As the campaign season winds down, the electoral outlook is positive. In Virginia, the Republican Robert F. McDonnell has opened up a 13-point lead over Democrat R. Creigh Deeds, according to Rasmussen Reports. The New Jersey election is muddied by what is widely seen as a Democrat strategy to re-elect the wildly unpopular Corzine by the placing of liberal Corzine political ally Chris Daggett on the ballot as a third party candidate with the purpose of draining the “protest” vote away from Christie.
Corzine’s support is stuck in the lowly 40-45% range, which should spell landslide for Christie. But thanks to Daggett, the polls overall indicate a dead heat. The astute Paul Mulshine reports, however, that at least one pollster has detected a late surge for Christie and simultaneous fall-off for Daggett. This is a common pattern with regards to third party candidacies – voters registering their distaste by pledging support for the “maverick”, only to gravitate to one of the major candidates when it’s actually time to “pull the lever”. Pollster Rick Shafton flatly predicts that “Christie will win by at least 10.”
But the polls don’t always tell the whole story, and this year there is a huge wild card that is linked to the Tea Party Movement. What today passes for the “Right” is the highly motivated side in 2009, in exact contrast to 2008. Just as the TP rebellion is marked by hordes of people who have never engaged in any kind of political street protest before (including yours truly, my wife and daughter, others that I have met, and those who wish they “were there”), so this election could draw out a lot of people who have never voted before. The polls, at least the most respected ones, are based upon likely voters – i.e., those who have a history of actually voting. There may, just may, be an undetected anti-Obama, anti-Washington voter surge that the polls just aren’t picking up.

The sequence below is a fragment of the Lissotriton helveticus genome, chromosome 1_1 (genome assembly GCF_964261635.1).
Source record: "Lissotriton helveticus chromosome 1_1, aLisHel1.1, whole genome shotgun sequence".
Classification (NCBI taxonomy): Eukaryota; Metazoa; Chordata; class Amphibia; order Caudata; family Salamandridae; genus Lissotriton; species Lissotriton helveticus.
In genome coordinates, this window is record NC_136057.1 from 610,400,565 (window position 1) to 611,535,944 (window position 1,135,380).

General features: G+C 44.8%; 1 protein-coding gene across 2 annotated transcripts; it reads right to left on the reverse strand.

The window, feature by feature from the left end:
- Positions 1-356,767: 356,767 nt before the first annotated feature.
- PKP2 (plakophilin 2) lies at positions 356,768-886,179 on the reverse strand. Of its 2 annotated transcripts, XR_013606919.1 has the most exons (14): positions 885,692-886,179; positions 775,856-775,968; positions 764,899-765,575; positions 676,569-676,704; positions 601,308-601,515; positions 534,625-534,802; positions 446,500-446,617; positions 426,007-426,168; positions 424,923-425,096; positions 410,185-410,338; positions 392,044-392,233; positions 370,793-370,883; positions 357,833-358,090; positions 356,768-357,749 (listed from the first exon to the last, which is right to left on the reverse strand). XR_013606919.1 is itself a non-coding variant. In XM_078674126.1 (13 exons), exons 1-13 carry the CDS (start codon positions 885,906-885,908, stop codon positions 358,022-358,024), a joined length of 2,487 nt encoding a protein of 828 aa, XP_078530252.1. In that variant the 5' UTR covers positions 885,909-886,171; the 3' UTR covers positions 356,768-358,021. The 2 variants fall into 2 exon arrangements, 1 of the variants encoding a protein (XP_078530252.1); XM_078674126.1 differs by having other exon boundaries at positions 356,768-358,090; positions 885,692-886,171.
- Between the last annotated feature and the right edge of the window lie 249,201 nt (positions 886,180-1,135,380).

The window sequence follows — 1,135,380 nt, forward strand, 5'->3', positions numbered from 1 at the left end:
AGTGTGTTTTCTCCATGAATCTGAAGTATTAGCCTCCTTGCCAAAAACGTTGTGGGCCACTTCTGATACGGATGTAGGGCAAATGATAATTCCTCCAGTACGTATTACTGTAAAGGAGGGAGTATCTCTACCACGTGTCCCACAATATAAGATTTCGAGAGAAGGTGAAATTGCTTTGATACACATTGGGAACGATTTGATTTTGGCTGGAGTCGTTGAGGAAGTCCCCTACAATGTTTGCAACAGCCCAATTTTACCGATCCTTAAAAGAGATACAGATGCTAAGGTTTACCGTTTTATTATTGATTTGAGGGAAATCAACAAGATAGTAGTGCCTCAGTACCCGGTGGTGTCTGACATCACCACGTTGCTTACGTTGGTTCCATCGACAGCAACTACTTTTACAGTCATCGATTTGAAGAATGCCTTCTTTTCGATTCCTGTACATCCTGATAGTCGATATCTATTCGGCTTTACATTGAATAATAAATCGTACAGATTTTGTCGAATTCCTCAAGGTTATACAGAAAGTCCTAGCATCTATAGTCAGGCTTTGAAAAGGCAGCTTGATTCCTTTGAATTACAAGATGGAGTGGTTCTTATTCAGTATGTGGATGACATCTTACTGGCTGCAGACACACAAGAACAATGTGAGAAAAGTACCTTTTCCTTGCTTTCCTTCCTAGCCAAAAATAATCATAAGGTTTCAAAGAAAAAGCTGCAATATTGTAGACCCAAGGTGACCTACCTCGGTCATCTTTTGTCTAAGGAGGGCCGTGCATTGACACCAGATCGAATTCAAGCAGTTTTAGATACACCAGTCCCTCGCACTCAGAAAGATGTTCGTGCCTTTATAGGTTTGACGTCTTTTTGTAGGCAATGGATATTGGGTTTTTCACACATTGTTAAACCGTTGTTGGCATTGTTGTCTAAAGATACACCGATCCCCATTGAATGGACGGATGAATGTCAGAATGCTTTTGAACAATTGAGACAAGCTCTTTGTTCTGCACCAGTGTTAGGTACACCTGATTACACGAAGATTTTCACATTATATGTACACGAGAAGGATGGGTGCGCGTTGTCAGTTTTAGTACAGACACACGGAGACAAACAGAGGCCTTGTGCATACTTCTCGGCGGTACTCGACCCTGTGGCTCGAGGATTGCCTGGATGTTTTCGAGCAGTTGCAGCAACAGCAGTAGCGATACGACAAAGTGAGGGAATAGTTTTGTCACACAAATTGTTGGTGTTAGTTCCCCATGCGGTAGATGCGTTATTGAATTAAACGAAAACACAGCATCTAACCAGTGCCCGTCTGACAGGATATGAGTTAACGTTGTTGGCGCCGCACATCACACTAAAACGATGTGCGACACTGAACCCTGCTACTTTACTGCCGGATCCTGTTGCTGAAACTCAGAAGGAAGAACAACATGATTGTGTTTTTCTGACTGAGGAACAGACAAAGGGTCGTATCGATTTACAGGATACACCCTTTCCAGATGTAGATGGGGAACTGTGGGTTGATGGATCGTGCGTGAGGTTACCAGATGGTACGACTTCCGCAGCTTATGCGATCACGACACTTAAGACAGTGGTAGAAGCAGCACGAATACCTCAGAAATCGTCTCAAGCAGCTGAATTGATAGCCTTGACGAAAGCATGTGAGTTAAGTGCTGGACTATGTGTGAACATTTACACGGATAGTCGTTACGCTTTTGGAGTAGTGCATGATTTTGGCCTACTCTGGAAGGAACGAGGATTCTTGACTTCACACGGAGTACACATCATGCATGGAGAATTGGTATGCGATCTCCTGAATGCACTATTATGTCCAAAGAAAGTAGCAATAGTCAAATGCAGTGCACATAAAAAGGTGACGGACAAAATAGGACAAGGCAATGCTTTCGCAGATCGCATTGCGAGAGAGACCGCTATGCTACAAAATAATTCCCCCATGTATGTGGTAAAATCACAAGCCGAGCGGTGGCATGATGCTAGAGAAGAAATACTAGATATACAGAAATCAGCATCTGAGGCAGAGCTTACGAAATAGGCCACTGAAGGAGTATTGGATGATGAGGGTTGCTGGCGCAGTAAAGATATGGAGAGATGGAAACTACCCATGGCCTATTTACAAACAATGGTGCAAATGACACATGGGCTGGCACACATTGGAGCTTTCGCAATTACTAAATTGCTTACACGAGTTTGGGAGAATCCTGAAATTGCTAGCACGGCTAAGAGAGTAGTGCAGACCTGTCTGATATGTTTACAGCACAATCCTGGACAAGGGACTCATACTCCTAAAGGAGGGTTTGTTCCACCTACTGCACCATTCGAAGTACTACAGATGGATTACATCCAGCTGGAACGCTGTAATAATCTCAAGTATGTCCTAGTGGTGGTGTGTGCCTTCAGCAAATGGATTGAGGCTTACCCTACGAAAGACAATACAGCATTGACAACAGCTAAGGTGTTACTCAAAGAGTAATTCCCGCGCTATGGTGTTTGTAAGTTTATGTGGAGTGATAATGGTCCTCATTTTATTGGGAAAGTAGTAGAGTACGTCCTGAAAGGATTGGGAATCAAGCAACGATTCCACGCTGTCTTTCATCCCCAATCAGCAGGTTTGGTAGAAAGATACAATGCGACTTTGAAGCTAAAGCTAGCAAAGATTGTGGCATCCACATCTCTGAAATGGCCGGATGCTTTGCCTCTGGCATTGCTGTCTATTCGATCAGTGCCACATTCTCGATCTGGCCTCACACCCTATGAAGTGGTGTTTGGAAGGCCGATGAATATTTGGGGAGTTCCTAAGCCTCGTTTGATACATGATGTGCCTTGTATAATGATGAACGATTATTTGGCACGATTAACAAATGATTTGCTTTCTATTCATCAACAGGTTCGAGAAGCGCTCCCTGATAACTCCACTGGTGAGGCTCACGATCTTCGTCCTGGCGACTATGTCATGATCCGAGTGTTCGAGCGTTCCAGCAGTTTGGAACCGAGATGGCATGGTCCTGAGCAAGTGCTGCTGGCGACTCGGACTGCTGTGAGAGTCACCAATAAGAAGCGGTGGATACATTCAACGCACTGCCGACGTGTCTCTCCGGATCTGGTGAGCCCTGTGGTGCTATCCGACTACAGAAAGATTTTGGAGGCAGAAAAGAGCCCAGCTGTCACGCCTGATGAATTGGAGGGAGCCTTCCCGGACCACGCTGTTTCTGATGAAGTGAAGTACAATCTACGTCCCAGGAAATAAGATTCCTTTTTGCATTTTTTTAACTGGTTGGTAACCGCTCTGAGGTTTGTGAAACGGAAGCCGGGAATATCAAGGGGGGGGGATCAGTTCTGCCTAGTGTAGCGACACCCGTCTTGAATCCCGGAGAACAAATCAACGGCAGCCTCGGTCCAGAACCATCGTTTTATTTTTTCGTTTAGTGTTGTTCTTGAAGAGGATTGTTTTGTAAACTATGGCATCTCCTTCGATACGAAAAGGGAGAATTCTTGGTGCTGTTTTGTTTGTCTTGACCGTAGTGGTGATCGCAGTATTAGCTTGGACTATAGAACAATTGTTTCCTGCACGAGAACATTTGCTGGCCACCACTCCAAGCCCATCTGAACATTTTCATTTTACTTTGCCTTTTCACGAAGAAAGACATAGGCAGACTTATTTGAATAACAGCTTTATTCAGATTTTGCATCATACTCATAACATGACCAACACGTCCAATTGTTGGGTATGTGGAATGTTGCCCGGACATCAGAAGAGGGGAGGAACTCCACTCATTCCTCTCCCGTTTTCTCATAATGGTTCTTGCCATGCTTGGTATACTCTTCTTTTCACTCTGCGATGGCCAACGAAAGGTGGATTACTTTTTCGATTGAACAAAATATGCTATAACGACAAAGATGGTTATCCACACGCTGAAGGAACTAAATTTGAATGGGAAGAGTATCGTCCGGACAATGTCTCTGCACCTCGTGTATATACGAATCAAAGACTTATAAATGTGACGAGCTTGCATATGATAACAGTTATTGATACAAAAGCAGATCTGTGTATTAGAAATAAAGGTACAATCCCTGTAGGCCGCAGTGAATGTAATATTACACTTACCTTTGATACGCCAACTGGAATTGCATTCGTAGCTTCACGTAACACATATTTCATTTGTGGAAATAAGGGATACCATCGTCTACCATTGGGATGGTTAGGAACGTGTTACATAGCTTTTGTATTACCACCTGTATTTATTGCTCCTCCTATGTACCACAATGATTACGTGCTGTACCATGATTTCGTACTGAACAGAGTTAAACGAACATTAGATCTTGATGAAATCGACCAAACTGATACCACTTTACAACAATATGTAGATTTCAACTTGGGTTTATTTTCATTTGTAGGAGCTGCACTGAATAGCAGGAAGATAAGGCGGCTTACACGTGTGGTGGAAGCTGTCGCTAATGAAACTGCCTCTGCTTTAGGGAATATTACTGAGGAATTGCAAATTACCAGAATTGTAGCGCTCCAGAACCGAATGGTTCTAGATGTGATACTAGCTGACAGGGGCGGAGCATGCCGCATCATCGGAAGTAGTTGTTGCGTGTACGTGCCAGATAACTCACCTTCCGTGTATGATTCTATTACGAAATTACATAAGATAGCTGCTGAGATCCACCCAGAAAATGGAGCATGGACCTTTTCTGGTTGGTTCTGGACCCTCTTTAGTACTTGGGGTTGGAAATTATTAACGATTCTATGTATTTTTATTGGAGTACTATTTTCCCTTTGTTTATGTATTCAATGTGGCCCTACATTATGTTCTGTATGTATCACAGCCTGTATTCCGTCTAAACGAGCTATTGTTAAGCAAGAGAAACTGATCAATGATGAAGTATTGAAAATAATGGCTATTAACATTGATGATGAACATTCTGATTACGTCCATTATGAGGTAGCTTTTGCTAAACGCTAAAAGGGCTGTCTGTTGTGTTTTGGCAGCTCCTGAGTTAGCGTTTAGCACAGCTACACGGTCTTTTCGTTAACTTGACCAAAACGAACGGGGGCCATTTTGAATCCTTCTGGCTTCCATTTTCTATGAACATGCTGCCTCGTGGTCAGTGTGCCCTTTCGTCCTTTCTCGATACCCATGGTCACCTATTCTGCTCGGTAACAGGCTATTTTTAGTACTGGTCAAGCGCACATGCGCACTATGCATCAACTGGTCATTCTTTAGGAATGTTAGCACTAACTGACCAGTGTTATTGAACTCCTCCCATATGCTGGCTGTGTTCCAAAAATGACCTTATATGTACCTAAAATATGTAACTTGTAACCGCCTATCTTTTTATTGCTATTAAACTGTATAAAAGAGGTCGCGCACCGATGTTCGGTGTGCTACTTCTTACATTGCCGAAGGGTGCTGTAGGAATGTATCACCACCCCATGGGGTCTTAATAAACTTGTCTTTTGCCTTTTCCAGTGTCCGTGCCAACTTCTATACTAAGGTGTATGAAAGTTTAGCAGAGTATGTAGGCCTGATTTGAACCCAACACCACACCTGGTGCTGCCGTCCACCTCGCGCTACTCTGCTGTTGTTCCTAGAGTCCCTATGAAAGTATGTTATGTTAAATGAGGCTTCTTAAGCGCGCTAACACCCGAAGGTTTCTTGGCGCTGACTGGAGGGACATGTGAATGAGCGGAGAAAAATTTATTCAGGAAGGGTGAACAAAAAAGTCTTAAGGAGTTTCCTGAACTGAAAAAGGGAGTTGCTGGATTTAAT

If so, this off-year election could send a huge message to Washington. We’ll see, but one thing is for sure - a vote for the Republican in either state in this off-year election is a vote against rampaging socialism.
Vote for Chris Christie for New Jersey Governor.